“The artistic life is a long, lovely suicide," Oscar Wilde said. The aphorism came to mind as I was watching the Gate Theatre production of the four eloquent monologues on the paradox of talent which make up Brian Friel's "Faith Healer” (imported from Dublin to the Booth, under the elegant direction of Jonathan Kent). The subject of the monologues is the Irish faith healer Frank Hardy (Ralph Fiennes) ‑ the "Fantastic Francis Hardy," as the threadbare banner behind him proclaims. Frank's speeches are the first and last of the evening; through their evasions, omissions, and confessions, they chart the trajectory of his self‑destruction. Franks wife, Grace (Cherry Jones), and his manager, Teddy (the superb Ian McDiarmid), are the other witnesses to the healings he calls his "performances" ‑ and to the price they all pay for his occasional miracles. Together, these three voices conjure up a shabby world that smells of booze and Primus stoves and stale halls deep with dust and wishes.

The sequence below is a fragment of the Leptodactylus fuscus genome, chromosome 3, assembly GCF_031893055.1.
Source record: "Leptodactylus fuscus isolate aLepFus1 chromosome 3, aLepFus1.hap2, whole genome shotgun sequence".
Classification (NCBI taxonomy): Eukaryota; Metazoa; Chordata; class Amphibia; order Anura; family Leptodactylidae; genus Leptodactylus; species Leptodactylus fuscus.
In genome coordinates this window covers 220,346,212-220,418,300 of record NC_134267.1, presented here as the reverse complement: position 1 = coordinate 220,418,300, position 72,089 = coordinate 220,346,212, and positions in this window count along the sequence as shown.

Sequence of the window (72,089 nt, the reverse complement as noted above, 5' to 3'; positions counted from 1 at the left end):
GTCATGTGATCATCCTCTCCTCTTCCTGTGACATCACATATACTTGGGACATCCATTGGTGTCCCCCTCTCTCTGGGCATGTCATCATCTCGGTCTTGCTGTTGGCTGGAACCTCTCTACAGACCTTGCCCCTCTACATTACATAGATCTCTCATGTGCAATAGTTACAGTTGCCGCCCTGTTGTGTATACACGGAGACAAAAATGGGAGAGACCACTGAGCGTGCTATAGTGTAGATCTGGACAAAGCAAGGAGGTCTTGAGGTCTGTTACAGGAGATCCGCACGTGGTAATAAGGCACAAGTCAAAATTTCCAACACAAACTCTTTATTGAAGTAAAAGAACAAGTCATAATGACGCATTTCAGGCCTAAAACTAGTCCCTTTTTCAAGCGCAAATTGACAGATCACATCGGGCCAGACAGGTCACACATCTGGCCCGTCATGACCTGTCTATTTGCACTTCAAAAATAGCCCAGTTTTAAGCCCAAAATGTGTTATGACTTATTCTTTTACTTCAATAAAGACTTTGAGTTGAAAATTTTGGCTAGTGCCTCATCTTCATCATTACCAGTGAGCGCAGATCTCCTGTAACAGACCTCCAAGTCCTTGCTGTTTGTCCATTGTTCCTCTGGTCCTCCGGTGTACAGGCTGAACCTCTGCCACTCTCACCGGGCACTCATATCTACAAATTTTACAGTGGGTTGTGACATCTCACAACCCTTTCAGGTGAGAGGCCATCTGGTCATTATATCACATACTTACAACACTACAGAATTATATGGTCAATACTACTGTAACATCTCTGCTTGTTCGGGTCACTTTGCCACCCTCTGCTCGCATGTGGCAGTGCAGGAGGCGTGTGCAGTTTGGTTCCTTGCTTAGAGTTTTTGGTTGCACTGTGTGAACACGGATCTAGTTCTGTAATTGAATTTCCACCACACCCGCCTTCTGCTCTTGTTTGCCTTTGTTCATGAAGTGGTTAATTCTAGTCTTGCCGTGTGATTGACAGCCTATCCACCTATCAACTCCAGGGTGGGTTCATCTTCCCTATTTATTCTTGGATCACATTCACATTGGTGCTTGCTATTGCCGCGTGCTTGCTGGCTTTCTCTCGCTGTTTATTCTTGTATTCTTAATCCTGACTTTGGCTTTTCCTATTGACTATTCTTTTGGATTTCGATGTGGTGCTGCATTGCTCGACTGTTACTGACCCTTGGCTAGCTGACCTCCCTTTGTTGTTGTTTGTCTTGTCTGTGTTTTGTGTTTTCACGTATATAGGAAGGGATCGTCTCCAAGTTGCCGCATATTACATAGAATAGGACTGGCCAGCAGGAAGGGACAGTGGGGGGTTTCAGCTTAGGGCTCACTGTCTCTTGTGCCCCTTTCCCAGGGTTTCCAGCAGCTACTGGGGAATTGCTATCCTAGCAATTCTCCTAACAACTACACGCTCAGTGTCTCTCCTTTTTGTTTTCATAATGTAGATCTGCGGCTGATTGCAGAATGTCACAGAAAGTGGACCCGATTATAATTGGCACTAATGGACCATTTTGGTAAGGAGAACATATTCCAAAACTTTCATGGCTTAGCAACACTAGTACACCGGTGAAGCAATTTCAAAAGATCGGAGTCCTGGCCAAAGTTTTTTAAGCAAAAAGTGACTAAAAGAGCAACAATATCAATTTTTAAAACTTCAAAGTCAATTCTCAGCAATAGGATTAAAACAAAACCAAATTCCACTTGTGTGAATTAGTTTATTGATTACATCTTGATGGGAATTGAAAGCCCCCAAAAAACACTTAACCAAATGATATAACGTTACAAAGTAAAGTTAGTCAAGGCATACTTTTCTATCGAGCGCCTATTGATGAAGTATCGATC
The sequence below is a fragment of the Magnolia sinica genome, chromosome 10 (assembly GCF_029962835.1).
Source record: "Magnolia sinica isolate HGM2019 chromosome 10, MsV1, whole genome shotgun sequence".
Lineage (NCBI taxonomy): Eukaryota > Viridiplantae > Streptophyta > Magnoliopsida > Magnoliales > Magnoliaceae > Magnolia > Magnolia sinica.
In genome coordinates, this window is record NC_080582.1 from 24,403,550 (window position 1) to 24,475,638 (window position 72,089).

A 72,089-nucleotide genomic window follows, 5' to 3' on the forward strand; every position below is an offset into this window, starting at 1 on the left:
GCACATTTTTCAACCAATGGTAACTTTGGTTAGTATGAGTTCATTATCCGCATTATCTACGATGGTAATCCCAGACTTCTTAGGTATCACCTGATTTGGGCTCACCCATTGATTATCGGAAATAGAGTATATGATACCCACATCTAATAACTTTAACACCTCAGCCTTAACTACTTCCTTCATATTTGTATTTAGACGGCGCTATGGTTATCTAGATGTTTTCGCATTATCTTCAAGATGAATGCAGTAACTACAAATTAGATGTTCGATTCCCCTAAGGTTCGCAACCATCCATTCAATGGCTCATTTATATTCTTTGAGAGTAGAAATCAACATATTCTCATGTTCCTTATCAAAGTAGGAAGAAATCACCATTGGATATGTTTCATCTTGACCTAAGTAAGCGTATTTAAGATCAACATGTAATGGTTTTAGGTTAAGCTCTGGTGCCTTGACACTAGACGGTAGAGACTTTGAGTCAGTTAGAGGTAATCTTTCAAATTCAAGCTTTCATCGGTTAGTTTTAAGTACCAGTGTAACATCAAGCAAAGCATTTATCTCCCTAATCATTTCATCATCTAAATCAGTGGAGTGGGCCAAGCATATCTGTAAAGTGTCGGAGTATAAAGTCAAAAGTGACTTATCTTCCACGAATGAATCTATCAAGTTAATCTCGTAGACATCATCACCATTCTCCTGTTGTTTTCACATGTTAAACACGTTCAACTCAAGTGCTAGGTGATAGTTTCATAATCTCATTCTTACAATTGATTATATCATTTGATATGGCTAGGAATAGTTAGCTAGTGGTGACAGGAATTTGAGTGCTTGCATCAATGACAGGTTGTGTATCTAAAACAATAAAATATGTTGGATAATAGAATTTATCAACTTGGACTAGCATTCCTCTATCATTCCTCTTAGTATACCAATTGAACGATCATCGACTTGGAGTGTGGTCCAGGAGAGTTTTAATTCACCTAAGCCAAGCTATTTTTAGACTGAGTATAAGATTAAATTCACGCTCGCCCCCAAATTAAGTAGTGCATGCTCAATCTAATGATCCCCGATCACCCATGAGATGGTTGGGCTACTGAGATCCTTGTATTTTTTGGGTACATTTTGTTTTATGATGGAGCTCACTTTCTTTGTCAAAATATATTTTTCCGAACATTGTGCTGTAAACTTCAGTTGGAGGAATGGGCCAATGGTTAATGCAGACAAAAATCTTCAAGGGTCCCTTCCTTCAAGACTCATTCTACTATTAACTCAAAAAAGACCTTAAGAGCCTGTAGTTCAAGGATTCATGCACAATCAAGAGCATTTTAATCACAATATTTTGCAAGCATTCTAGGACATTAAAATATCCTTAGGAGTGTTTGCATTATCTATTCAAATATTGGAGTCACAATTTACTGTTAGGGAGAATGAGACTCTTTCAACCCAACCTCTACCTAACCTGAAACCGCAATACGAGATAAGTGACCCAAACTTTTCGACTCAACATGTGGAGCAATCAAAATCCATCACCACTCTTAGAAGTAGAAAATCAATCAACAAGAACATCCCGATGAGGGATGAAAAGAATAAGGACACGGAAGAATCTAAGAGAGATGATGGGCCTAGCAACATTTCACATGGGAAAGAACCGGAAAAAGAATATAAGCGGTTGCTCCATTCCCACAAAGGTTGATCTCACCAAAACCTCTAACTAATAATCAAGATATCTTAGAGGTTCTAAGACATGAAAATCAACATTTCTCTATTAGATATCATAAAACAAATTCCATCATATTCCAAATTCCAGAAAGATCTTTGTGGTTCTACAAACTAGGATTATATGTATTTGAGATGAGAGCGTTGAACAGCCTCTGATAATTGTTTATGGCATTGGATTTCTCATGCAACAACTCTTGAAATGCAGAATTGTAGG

As the play begins, coals gutter suggestively in the grate of an upstage fireplace, and the rumpled Frank stands before us in the crepuscular gloom. He carries in his jacket pocket a weathered newspaper clipping, testimony to a "remarkable event" in a Methodist church in a small Welsh town where he cured ten people of ailments "ranging from blindness to polio." As Frank, Fiennes is outstanding. He exudes a natural, reticent magnetism; gaunt and thin, his sensitive features belie a fierce heart. Fiennes's Frank is a compelling bundle of prowess and panic. His blessing is also his burden. The chipper Teddy, who claims to have handled ingenious animal acts, realizes that this client has one thing that his whippets and his pigeons don't: intelligence. "All those bloody brains," Teddy reflects. "They bloody castrated him." Frank’s appealing alertness brings with it a certain self-consciousness about his "ministry without responsibility." He is constantly questioning himself and his gift‑"those nagging, tormenting, maddening questions that rotted my life." "Precisely what power did I possess?" he asks. "Could I summon it? When and how?" In this "feud between himself and his talent," as Grace calls it, the faith healer is a stand-in for every artist: he never quite comprehends the source of his own freakish gift; he can only work, wait, and pray for it to come. In the meantime, both for his audience and for himself, he hides his doubts about his mastery. "You're beginning to masquerade, aren't you?" he says to himself. Frank is certain of only one thing: "I always knew when nothing was going to happen."